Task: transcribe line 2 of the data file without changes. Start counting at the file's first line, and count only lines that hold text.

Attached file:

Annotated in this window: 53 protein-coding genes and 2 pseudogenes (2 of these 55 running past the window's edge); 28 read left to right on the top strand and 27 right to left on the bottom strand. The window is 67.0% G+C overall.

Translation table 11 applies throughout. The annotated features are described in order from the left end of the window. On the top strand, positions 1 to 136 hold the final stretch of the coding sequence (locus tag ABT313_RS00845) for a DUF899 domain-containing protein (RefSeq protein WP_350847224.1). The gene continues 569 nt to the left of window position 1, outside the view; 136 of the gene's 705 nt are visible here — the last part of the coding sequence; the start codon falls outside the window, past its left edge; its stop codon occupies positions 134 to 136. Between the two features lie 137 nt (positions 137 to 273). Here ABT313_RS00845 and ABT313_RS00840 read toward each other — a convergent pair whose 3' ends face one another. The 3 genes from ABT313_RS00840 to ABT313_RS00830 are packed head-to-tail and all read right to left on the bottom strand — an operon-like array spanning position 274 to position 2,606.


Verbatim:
Translation table 11 applies throughout. The annotated features are described in order from the left end of the window. On the top strand, positions 1 to 136 hold the final stretch of the coding sequence (locus tag ABT313_RS00845) for a DUF899 domain-containing protein (RefSeq protein WP_350847224.1). The gene continues 569 nt to the left of window position 1, outside the view; 136 of the gene's 705 nt are visible here — the last part of the coding sequence; the start codon falls outside the window, past its left edge; its stop codon occupies positions 134 to 136. Between the two features lie 137 nt (positions 137 to 273). Here ABT313_RS00845 and ABT313_RS00840 read toward each other — a convergent pair whose 3' ends face one another. The 3 genes from ABT313_RS00840 to ABT313_RS00830 are packed head-to-tail and all read right to left on the bottom strand — an operon-like array spanning position 274 to position 2,606.